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March 12, 2014

 

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We, the No REDD in Africa Network (NRAN) together with the Sengwer Indigenous Peoples Programme and the undersigned 66 organizations and over 300 individuals, strongly condemn the massive evictions and forced relocation of the Sengwer Indigenous People, one of the few remaining hunter-gatherers of the world, from their ancestral home in Kenya’s Cherangany Hills. The Kenyan government calls the Sengwer People ‘squatters and or Internally Displaced Persons (IDPs),’ despite the fact that they and their ancestors have lived in the Cherangany Hills since time immemorial; and that Article (63d) of the Kenyan constitution (2010) grants them inalienable rights to their ancestral lands. 

Sengwer spokesman Yator Kiptum denounced the “disaster” carried out by a combined force of the Kenya Forest Service (KFS) and Administration Police, a paramilitary unit of the police, now evicting the Sengwer, destroying property and burning homes[i]. “The government of Kenya is forcing us into extinction," he said.[ii] According to international human rights law such as the Convention on Genocide, forced relocation of ethnic or racial minorities is a very grave violation and can constitute genocide.

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January 31, 2014

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(Forest guards arrive in Kenya's Embobut Forest in preparation for the evictions. © FPP)

Last year the Government of Kenya was getting “ready” for REDD in the Embobut Forest, now it is violently evicting the Sengwer People and forcing them “into extinction.” According to Survival International, “as many as a thousand homes have already been torched.”[i] 

Sengwer spokesman Yator Kiptum denounced the “disaster” caused by combined force of the Kenya Forest Service and Administration Police, a paramilitary unit of the police, which is now evicting the Sengwer not just from the Embobut Forest but from the entirety of the Cherangany Hills, destroying property and burning homes. “The government of Kenya is forcing us into extinction," he said.[ii]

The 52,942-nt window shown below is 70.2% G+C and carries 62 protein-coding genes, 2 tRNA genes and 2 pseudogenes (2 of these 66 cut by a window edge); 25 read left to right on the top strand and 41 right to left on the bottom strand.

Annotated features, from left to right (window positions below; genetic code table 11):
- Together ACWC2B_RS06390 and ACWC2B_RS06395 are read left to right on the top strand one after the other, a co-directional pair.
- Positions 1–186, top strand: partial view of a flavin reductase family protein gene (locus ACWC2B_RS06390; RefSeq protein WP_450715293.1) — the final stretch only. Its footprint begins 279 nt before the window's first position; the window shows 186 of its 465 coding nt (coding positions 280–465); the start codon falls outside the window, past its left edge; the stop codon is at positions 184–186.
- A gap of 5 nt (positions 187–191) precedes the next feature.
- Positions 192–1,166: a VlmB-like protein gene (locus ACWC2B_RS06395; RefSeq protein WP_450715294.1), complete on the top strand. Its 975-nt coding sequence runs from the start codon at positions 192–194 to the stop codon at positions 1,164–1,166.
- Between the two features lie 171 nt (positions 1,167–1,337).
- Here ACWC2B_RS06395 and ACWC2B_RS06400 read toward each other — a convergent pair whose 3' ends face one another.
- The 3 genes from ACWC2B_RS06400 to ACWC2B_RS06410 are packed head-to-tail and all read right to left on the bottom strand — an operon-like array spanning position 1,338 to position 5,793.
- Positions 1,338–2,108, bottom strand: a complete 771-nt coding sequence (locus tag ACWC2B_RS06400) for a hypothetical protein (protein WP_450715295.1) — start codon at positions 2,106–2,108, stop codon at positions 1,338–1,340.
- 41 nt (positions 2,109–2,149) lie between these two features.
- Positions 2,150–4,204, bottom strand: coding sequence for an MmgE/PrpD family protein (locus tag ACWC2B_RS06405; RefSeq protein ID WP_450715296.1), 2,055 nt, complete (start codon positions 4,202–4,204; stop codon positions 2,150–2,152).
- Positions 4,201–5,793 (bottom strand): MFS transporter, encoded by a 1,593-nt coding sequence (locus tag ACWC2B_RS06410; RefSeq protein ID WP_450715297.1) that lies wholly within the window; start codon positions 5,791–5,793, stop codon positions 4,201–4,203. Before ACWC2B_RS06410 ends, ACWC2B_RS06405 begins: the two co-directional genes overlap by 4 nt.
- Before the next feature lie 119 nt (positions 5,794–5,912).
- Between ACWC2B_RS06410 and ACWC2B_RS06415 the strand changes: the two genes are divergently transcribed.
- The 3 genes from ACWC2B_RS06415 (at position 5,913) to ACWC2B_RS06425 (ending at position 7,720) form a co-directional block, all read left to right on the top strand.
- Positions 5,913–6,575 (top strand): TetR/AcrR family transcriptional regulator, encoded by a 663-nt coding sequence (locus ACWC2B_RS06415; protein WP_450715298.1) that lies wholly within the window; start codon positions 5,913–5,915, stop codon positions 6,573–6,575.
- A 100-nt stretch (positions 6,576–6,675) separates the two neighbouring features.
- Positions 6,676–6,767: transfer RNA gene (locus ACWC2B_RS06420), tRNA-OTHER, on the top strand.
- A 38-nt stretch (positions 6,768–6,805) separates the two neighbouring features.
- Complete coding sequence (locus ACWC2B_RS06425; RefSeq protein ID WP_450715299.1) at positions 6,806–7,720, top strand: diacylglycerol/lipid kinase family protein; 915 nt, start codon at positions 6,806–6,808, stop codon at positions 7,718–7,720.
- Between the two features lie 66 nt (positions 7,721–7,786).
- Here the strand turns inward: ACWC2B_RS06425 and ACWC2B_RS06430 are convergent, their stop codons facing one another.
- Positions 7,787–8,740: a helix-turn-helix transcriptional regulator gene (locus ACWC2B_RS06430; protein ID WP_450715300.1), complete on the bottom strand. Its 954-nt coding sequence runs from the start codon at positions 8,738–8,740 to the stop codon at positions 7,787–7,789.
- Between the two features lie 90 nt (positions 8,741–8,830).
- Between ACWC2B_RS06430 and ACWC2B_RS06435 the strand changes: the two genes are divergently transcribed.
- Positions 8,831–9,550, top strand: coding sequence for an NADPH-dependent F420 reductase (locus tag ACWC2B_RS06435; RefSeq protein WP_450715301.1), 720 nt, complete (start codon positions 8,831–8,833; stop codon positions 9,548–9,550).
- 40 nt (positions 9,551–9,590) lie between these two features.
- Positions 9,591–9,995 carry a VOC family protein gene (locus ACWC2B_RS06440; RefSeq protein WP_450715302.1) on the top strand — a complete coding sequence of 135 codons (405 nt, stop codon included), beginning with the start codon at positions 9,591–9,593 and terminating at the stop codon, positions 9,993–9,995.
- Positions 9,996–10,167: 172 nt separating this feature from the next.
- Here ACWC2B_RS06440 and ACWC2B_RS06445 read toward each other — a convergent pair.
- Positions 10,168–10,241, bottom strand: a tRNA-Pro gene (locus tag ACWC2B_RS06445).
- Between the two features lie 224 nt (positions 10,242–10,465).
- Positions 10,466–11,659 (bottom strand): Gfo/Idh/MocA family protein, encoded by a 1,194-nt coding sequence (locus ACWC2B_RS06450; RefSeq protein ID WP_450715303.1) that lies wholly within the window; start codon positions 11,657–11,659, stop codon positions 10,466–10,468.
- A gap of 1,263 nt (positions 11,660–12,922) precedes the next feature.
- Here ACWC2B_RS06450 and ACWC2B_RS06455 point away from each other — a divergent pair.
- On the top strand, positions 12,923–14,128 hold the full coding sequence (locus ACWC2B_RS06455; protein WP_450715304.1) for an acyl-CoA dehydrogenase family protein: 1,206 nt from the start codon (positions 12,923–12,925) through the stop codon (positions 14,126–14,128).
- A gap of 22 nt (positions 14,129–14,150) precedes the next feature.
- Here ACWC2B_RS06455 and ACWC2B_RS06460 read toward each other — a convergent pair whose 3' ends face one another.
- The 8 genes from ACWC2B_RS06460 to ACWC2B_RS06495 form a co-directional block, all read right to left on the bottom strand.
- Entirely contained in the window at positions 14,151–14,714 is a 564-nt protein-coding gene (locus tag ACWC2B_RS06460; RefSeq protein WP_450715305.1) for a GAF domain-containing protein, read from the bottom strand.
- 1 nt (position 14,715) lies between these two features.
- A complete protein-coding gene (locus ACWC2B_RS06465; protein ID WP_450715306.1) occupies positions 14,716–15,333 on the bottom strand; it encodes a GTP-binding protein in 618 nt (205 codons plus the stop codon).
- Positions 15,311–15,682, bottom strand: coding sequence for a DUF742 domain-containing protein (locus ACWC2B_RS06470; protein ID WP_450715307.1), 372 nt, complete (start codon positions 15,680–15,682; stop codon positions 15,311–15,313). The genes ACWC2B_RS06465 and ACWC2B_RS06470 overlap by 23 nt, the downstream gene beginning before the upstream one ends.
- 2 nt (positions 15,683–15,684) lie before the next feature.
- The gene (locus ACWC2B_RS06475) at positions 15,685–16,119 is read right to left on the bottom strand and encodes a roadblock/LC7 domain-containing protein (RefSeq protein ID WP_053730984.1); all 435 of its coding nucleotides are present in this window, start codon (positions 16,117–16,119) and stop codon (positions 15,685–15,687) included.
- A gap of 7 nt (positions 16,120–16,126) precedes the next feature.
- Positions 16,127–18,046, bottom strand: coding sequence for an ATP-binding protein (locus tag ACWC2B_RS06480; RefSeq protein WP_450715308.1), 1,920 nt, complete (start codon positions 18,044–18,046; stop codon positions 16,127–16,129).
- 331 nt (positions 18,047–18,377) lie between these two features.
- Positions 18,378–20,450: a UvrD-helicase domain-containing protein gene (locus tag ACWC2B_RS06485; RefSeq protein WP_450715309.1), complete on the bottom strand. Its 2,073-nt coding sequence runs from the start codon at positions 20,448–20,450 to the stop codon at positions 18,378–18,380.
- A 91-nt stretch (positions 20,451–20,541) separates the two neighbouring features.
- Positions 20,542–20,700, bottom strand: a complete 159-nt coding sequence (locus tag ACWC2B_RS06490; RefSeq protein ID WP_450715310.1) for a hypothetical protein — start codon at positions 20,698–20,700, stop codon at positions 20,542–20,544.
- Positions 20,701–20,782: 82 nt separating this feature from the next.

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Wrongly justified by conservation, thousands of indigenous people in Western Kenya are threatened with their homes being burnt and their communities evicted from their ancestral forestlands.
Thousands of indigenous Sengwer/ Cherangany people in Embobut Forest, Kenya, are threatened with eviction from their forest homes by January 2nd 2014.
 
For many years the Government of Kenya has been trying to move the indigenous Sengwer/ Cherangany of Embobut forest off their ancestral land by burning their homes. The Government has done this in the name of a (long since discredited) fortress conservation approach: seeking to remove local people from their lands, rather than support them in protecting their forests. Such an eviction is illegal under the Kenyan constitution, and under the international treaties signed by Kenya.

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Representatives of Forest Peoples Programme are in Rio for the Rio +20 meeting. FPP put out a press release highlighting Indigenous Peoples’ concerns about the negotiations.

The press release features comments from Indigenous People in Guyana, Kenya, Peru and Panama. They raise several concerns that are relevant to REDD. In Guyana, indigenous peoples have not been properly consulted and their land rights are weakly protected. In Kenya, the government plans to sell indigenous land for plantations and REDD projects. In Peru, mega projects threaten to open up forests, threatening indigenous peoples including those in voluntary isolation. This is happening despite the fact that most governments have signed up to human rights agreements, environmental treaties and the UN Declaration on the Rights of Indigenous Peoples. “We are here in Rio once again to demand that States fulfil their obligations and commitments,” says Onel Masardule of the Kuna people in Panama.

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